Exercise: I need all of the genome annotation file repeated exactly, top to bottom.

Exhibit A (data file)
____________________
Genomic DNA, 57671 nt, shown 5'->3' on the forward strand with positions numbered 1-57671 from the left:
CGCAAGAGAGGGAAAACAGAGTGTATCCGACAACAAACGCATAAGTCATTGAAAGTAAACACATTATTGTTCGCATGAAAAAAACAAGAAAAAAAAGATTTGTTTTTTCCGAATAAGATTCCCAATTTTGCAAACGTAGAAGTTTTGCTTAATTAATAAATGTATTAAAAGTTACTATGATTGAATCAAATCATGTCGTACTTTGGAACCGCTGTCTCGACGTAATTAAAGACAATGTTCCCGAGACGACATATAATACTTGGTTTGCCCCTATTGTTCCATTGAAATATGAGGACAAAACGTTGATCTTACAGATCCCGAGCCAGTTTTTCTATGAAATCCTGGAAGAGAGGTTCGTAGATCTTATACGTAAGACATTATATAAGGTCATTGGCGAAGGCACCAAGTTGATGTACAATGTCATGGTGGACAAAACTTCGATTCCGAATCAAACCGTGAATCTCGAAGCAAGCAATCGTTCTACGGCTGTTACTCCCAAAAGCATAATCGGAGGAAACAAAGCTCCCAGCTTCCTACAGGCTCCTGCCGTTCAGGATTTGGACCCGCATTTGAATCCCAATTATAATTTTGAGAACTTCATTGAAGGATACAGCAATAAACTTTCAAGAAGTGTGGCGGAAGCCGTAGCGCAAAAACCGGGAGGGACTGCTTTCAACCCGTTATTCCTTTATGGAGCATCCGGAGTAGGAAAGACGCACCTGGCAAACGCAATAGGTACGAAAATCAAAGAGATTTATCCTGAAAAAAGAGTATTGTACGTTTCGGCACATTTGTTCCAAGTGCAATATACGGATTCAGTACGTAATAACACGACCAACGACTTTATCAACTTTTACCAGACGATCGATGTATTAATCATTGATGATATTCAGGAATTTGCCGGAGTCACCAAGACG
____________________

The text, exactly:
Genomic DNA, 57671 nt, shown 5'->3' on the forward strand with positions numbered 1-57671 from the left:
CGCAAGAGAGGGAAAACAGAGTGTATCCGACAACAAACGCATAAGTCATTGAAAGTAAACACATTATTGTTCGCATGAAAAAAACAAGAAAAAAAAGATTTGTTTTTTCCGAATAAGATTCCCAATTTTGCAAACGTAGAAGTTTTGCTTAATTAATAAATGTATTAAAAGTTACTATGATTGAATCAAATCATGTCGTACTTTGGAACCGCTGTCTCGACGTAATTAAAGACAATGTTCCCGAGACGACATATAATACTTGGTTTGCCCCTATTGTTCCATTGAAATATGAGGACAAAACGTTGATCTTACAGATCCCGAGCCAGTTTTTCTATGAAATCCTGGAAGAGAGGTTCGTAGATCTTATACGTAAGACATTATATAAGGTCATTGGCGAAGGCACCAAGTTGATGTACAATGTCATGGTGGACAAAACTTCGATTCCGAATCAAACCGTGAATCTCGAAGCAAGCAATCGTTCTACGGCTGTTACTCCCAAAAGCATAATCGGAGGAAACAAAGCTCCCAGCTTCCTACAGGCTCCTGCCGTTCAGGATTTGGACCCGCATTTGAATCCCAATTATAATTTTGAGAACTTCATTGAAGGATACAGCAATAAACTTTCAAGAAGTGTGGCGGAAGCCGTAGCGCAAAAACCGGGAGGGACTGCTTTCAACCCGTTATTCCTTTATGGAGCATCCGGAGTAGGAAAGACGCACCTGGCAAACGCAATAGGTACGAAAATCAAAGAGATTTATCCTGAAAAAAGAGTATTGTACGTTTCGGCACATTTGTTCCAAGTGCAATATACGGATTCAGTACGTAATAACACGACCAACGACTTTATCAACTTTTACCAGACGATCGATGTATTAATCATTGATGATATTCAGGAATTTGCCGGAGTCACCAAGACG